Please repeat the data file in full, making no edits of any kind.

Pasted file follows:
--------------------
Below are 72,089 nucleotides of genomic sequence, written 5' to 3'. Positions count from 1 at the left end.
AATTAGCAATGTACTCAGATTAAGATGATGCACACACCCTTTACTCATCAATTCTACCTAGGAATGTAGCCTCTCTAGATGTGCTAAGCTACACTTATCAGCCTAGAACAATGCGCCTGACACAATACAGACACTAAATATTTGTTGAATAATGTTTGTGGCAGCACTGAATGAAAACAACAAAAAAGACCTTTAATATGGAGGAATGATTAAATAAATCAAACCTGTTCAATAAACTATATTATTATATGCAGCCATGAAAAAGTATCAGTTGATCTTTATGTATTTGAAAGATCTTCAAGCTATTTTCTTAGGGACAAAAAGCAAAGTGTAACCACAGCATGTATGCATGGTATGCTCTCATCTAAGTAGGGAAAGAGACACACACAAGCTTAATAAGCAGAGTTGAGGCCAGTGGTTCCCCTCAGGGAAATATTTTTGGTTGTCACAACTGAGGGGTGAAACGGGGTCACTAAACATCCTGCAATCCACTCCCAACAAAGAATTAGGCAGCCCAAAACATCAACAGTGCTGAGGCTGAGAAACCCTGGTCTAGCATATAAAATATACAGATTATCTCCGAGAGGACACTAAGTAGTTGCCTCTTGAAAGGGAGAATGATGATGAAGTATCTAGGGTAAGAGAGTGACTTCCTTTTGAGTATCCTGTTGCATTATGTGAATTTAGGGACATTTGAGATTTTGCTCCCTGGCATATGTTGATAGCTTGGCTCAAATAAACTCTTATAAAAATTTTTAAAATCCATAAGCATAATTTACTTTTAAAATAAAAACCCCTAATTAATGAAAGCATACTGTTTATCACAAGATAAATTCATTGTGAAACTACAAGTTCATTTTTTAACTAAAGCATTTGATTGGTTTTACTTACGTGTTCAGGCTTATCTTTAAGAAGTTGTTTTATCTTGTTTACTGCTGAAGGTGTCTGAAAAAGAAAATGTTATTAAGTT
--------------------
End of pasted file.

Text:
Below are 72,089 nucleotides of genomic sequence, written 5' to 3'. Positions count from 1 at the left end.
AATTAGCAATGTACTCAGATTAAGATGATGCACACACCCTTTACTCATCAATTCTACCTAGGAATGTAGCCTCTCTAGATGTGCTAAGCTACACTTATCAGCCTAGAACAATGCGCCTGACACAATACAGACACTAAATATTTGTTGAATAATGTTTGTGGCAGCACTGAATGAAAACAACAAAAAAGACCTTTAATATGGAGGAATGATTAAATAAATCAAACCTGTTCAATAAACTATATTATTATATGCAGCCATGAAAAAGTATCAGTTGATCTTTATGTATTTGAAAGATCTTCAAGCTATTTTCTTAGGGACAAAAAGCAAAGTGTAACCACAGCATGTATGCATGGTATGCTCTCATCTAAGTAGGGAAAGAGACACACACAAGCTTAATAAGCAGAGTTGAGGCCAGTGGTTCCCCTCAGGGAAATATTTTTGGTTGTCACAACTGAGGGGTGAAACGGGGTCACTAAACATCCTGCAATCCACTCCCAACAAAGAATTAGGCAGCCCAAAACATCAACAGTGCTGAGGCTGAGAAACCCTGGTCTAGCATATAAAATATACAGATTATCTCCGAGAGGACACTAAGTAGTTGCCTCTTGAAAGGGAGAATGATGATGAAGTATCTAGGGTAAGAGAGTGACTTCCTTTTGAGTATCCTGTTGCATTATGTGAATTTAGGGACATTTGAGATTTTGCTCCCTGGCATATGTTGATAGCTTGGCTCAAATAAACTCTTATAAAAATTTTTAAAATCCATAAGCATAATTTACTTTTAAAATAAAAACCCCTAATTAATGAAAGCATACTGTTTATCACAAGATAAATTCATTGTGAAACTACAAGTTCATTTTTTAACTAAAGCATTTGATTGGTTTTACTTACGTGTTCAGGCTTATCTTTAAGAAGTTGTTTTATCTTGTTTACTGCTGAAGGTGTCTGAAAAAGAAAATGTTATTAAGTT